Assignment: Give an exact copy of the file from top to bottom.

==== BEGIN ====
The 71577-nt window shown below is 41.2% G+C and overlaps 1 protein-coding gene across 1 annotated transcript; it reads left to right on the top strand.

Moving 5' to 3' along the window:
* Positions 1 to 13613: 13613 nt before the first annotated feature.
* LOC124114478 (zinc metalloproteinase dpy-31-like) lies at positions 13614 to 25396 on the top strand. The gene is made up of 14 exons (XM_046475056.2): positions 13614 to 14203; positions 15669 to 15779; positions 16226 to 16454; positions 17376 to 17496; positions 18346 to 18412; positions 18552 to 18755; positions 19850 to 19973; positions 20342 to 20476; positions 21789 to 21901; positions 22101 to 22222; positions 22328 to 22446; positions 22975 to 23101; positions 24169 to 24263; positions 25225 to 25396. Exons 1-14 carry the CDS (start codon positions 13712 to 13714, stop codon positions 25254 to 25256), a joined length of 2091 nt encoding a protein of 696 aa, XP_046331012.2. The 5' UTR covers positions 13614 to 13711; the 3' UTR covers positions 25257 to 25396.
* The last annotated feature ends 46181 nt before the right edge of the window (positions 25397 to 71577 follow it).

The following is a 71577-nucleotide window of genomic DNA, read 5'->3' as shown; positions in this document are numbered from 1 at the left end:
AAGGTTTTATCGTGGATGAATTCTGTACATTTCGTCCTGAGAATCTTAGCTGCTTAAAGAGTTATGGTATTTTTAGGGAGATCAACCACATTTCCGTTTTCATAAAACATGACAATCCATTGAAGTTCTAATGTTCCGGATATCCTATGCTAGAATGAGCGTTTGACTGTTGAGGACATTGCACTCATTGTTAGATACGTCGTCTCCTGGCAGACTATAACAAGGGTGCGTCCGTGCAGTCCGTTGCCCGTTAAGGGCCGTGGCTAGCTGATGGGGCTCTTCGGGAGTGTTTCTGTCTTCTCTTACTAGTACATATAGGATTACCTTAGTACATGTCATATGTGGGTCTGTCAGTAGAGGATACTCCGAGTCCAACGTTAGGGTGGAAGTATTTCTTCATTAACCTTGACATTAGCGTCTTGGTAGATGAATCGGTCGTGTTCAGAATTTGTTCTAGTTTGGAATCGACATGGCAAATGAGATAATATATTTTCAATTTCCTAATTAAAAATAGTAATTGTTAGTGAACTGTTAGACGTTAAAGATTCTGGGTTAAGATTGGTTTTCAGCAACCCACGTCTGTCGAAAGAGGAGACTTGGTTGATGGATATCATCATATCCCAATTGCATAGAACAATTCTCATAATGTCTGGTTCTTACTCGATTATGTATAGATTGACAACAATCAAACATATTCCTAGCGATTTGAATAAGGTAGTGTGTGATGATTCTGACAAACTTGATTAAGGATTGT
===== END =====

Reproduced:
The 71577-nt window shown below is 41.2% G+C and overlaps 1 protein-coding gene across 1 annotated transcript; it reads left to right on the top strand.

Moving 5' to 3' along the window:
* Positions 1 to 13613: 13613 nt before the first annotated feature.
* LOC124114478 (zinc metalloproteinase dpy-31-like) lies at positions 13614 to 25396 on the top strand. The gene is made up of 14 exons (XM_046475056.2): positions 13614 to 14203; positions 15669 to 15779; positions 16226 to 16454; positions 17376 to 17496; positions 18346 to 18412; positions 18552 to 18755; positions 19850 to 19973; positions 20342 to 20476; positions 21789 to 21901; positions 22101 to 22222; positions 22328 to 22446; positions 22975 to 23101; positions 24169 to 24263; positions 25225 to 25396. Exons 1-14 carry the CDS (start codon positions 13712 to 13714, stop codon positions 25254 to 25256), a joined length of 2091 nt encoding a protein of 696 aa, XP_046331012.2. The 5' UTR covers positions 13614 to 13711; the 3' UTR covers positions 25257 to 25396.
* The last annotated feature ends 46181 nt before the right edge of the window (positions 25397 to 71577 follow it).

The following is a 71577-nucleotide window of genomic DNA, read 5'->3' as shown; positions in this document are numbered from 1 at the left end:
AAGGTTTTATCGTGGATGAATTCTGTACATTTCGTCCTGAGAATCTTAGCTGCTTAAAGAGTTATGGTATTTTTAGGGAGATCAACCACATTTCCGTTTTCATAAAACATGACAATCCATTGAAGTTCTAATGTTCCGGATATCCTATGCTAGAATGAGCGTTTGACTGTTGAGGACATTGCACTCATTGTTAGATACGTCGTCTCCTGGCAGACTATAACAAGGGTGCGTCCGTGCAGTCCGTTGCCCGTTAAGGGCCGTGGCTAGCTGATGGGGCTCTTCGGGAGTGTTTCTGTCTTCTCTTACTAGTACATATAGGATTACCTTAGTACATGTCATATGTGGGTCTGTCAGTAGAGGATACTCCGAGTCCAACGTTAGGGTGGAAGTATTTCTTCATTAACCTTGACATTAGCGTCTTGGTAGATGAATCGGTCGTGTTCAGAATTTGTTCTAGTTTGGAATCGACATGGCAAATGAGATAATATATTTTCAATTTCCTAATTAAAAATAGTAATTGTTAGTGAACTGTTAGACGTTAAAGATTCTGGGTTAAGATTGGTTTTCAGCAACCCACGTCTGTCGAAAGAGGAGACTTGGTTGATGGATATCATCATATCCCAATTGCATAGAACAATTCTCATAATGTCTGGTTCTTACTCGATTATGTATAGATTGACAACAATCAAACATATTCCTAGCGATTTGAATAAGGTAGTGTGTGATGATTCTGACAAACTTGATTAAGGATTGT